So, bottom line: I think the project-based-permanent-evaluation-oriented approach is better, but I personally very much preferred the more conventional show-me-what-you’ve-learned-at-the-end exams…🙂

    Just my ¢2…

  2. Parasietje / May 25 2009 2:43 am

    The conventional exams, in my opinion, provide me with more “food for thought”. I learn more tangible, quantifiable knowledge by digging deep inside a book (and, of course, researching the subjects on wikipedia and google).

    However, companies don’t much care for this tangible knowledge. Fine, you know how a compiler works. We could send you on a course to learn that in 2 weeks of intensive training.

    However, it’s that intangible surplus that companies crave. That you know how to lead a team. You know how to make presentations that convince a customer. You know how to deal with that teammate that feigns a headache because he just doesn’t care.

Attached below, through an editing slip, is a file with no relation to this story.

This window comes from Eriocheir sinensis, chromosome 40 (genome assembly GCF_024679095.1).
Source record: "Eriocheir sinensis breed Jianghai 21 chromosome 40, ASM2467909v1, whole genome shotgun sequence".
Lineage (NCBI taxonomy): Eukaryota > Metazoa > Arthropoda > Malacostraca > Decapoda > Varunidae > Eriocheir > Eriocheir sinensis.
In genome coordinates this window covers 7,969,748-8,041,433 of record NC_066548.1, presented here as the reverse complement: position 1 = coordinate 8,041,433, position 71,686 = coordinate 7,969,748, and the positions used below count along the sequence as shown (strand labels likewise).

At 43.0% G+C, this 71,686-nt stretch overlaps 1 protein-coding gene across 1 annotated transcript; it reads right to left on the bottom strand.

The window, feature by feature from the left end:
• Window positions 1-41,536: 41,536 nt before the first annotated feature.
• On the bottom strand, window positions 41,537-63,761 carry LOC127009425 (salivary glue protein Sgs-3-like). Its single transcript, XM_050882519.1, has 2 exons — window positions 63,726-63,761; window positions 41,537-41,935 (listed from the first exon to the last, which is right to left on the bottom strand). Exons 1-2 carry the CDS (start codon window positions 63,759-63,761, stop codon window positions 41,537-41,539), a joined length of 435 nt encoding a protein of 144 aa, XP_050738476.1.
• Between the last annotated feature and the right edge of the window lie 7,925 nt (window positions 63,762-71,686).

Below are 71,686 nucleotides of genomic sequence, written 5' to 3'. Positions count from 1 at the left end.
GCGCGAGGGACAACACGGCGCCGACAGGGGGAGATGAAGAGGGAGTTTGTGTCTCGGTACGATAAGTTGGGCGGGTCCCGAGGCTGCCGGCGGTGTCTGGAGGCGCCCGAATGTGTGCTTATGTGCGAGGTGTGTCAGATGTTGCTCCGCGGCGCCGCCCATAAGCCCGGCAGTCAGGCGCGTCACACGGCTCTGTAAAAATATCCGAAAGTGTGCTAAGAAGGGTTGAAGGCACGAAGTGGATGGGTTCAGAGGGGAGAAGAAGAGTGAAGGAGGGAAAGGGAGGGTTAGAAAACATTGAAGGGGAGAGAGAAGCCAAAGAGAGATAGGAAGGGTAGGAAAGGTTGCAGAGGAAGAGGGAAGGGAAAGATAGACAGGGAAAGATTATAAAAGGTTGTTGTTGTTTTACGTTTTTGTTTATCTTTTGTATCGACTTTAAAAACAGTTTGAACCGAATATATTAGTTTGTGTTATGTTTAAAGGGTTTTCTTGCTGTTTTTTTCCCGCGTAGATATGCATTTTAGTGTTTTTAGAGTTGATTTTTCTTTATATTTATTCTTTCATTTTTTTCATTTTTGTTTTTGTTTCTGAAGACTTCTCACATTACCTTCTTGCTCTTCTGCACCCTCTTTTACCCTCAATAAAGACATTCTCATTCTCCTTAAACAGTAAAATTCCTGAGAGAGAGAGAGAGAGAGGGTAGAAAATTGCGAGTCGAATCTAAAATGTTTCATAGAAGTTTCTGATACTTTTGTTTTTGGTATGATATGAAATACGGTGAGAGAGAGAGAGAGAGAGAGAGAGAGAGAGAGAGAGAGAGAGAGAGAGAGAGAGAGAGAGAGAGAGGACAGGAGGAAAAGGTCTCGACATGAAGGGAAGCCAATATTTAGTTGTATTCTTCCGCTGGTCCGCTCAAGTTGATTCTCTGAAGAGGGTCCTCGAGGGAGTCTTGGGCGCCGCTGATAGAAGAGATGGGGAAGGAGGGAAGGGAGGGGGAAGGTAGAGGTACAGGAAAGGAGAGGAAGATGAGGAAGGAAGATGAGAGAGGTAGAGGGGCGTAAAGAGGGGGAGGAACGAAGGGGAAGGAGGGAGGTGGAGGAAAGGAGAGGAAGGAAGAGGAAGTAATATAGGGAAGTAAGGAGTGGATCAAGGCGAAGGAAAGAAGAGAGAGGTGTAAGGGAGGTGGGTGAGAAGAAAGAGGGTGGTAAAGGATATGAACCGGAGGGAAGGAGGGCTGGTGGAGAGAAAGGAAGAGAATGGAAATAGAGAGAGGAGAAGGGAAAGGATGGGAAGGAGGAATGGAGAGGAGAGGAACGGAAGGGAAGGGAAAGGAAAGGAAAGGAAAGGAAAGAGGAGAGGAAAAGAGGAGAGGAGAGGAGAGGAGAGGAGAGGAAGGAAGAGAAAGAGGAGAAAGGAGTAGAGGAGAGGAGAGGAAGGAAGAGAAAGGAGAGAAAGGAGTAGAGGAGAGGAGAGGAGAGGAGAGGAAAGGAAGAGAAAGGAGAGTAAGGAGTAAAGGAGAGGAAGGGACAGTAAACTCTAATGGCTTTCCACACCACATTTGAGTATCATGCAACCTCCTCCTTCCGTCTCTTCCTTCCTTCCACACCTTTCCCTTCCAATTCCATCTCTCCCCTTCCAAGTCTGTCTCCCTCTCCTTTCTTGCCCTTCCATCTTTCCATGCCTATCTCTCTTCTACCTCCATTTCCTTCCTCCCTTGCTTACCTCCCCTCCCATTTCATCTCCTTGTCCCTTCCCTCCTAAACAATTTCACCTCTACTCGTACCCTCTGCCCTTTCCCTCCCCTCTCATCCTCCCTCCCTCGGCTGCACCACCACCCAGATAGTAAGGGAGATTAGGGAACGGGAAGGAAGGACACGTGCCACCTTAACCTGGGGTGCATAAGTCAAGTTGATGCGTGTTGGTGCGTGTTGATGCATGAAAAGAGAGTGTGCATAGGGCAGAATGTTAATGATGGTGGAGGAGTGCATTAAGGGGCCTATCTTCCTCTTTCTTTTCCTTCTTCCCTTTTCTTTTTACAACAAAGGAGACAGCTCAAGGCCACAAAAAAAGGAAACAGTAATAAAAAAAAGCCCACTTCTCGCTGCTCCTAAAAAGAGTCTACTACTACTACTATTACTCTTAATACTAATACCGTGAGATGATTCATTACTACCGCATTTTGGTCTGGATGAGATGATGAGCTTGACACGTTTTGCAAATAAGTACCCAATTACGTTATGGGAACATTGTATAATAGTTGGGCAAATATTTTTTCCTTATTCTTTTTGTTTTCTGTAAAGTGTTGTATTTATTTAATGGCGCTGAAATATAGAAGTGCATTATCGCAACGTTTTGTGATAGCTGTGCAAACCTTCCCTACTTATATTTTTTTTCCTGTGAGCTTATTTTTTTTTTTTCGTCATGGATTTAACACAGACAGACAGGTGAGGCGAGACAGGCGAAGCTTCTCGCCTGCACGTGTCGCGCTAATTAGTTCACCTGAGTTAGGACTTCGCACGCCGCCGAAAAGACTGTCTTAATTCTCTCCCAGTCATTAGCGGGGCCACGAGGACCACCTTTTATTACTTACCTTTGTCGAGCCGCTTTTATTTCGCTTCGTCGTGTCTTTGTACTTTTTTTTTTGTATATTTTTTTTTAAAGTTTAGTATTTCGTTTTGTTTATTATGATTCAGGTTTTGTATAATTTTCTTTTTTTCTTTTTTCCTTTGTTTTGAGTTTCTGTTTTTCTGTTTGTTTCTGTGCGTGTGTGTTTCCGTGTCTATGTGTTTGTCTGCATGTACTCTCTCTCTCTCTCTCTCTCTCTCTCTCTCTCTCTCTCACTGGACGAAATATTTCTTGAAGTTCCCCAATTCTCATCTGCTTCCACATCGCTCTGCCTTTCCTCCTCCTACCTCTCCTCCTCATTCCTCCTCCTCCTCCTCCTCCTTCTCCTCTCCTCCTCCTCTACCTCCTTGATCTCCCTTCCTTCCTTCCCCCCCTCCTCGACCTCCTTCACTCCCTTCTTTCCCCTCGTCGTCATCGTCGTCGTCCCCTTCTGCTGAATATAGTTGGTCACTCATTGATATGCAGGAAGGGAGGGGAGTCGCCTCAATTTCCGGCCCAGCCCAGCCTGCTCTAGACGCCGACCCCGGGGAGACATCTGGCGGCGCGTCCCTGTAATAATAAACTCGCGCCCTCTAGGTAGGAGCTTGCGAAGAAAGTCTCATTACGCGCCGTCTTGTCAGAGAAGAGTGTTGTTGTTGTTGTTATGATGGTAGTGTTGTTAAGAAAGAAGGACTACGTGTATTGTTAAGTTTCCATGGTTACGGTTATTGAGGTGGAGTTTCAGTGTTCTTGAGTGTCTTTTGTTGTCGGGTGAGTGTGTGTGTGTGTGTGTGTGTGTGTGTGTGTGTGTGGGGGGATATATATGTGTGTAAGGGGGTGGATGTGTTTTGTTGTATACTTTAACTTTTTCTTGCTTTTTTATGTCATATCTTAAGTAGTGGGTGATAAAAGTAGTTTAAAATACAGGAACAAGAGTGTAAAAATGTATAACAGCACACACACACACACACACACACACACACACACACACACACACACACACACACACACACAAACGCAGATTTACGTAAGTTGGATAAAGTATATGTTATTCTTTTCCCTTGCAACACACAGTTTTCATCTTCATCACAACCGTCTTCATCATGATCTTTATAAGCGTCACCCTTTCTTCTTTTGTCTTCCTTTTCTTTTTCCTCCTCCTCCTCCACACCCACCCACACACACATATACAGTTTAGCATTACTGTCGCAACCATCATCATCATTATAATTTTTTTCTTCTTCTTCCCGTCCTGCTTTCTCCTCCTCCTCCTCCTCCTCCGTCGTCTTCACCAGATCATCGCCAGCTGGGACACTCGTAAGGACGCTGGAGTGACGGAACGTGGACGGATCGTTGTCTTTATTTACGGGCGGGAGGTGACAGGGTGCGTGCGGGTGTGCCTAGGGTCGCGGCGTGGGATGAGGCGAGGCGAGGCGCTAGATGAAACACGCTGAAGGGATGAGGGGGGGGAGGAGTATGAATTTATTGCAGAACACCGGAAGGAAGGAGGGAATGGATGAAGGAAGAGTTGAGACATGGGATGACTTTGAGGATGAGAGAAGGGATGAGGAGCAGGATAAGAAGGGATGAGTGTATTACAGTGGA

And you don’t learn those skills in the 2 weeks of studying up to an exam. You learn those over a set of years, in some (very few) courses, and in student organisations. Or by erecting your own company, as a few of my fellow students did!

    Only a small percentage of students have the motivation to gain this experience in extra-curricular activities. The rest study and party, without really brushing up their management skills. So we make project-based courses mandatory. To make sure 100% of the students learn (at least some) of these intangible but much-needed skills.

    And the students that already were up to their heads in student bodies, their own company,…? They need to step down because of too much college work. Which, for me, isn’t helpful; I work in StudentIT.be and already try to lead real projects.

    But hopefully, this will make the common student more ready for business, where everything is project-based permanent evaluation.

  3. Allyn J Radford / May 25 2009 3:17 am